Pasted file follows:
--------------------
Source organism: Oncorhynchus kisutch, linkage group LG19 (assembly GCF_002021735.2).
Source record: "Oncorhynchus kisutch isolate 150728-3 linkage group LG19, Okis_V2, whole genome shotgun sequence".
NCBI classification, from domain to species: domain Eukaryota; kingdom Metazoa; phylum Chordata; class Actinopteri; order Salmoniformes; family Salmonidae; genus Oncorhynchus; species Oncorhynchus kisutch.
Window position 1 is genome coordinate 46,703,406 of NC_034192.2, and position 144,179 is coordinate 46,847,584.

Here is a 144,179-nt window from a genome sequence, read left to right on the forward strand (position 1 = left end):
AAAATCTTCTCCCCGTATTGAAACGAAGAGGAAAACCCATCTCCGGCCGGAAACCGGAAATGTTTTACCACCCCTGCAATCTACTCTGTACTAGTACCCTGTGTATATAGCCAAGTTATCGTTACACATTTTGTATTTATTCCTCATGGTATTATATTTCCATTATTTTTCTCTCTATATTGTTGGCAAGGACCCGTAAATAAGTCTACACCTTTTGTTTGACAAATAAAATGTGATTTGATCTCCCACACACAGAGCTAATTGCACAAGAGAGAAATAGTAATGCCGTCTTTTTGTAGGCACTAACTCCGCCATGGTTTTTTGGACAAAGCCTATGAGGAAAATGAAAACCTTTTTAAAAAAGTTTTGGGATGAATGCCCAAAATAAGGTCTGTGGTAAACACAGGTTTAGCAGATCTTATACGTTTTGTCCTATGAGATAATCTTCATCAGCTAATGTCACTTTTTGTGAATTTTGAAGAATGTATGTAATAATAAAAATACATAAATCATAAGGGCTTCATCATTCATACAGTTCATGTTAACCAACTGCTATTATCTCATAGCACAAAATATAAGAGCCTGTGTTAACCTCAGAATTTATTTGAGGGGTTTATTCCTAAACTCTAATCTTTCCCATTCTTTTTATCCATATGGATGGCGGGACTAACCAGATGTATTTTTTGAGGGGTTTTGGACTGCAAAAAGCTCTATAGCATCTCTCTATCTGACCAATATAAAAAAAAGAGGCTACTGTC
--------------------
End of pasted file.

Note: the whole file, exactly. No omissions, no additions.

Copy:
Source organism: Oncorhynchus kisutch, linkage group LG19 (assembly GCF_002021735.2).
Source record: "Oncorhynchus kisutch isolate 150728-3 linkage group LG19, Okis_V2, whole genome shotgun sequence".
NCBI classification, from domain to species: domain Eukaryota; kingdom Metazoa; phylum Chordata; class Actinopteri; order Salmoniformes; family Salmonidae; genus Oncorhynchus; species Oncorhynchus kisutch.
Window position 1 is genome coordinate 46,703,406 of NC_034192.2, and position 144,179 is coordinate 46,847,584.

Here is a 144,179-nt window from a genome sequence, read left to right on the forward strand (position 1 = left end):
AAAATCTTCTCCCCGTATTGAAACGAAGAGGAAAACCCATCTCCGGCCGGAAACCGGAAATGTTTTACCACCCCTGCAATCTACTCTGTACTAGTACCCTGTGTATATAGCCAAGTTATCGTTACACATTTTGTATTTATTCCTCATGGTATTATATTTCCATTATTTTTCTCTCTATATTGTTGGCAAGGACCCGTAAATAAGTCTACACCTTTTGTTTGACAAATAAAATGTGATTTGATCTCCCACACACAGAGCTAATTGCACAAGAGAGAAATAGTAATGCCGTCTTTTTGTAGGCACTAACTCCGCCATGGTTTTTTGGACAAAGCCTATGAGGAAAATGAAAACCTTTTTAAAAAAGTTTTGGGATGAATGCCCAAAATAAGGTCTGTGGTAAACACAGGTTTAGCAGATCTTATACGTTTTGTCCTATGAGATAATCTTCATCAGCTAATGTCACTTTTTGTGAATTTTGAAGAATGTATGTAATAATAAAAATACATAAATCATAAGGGCTTCATCATTCATACAGTTCATGTTAACCAACTGCTATTATCTCATAGCACAAAATATAAGAGCCTGTGTTAACCTCAGAATTTATTTGAGGGGTTTATTCCTAAACTCTAATCTTTCCCATTCTTTTTATCCATATGGATGGCGGGACTAACCAGATGTATTTTTTGAGGGGTTTTGGACTGCAAAAAGCTCTATAGCATCTCTCTATCTGACCAATATAAAAAAAAGAGGCTACTGTC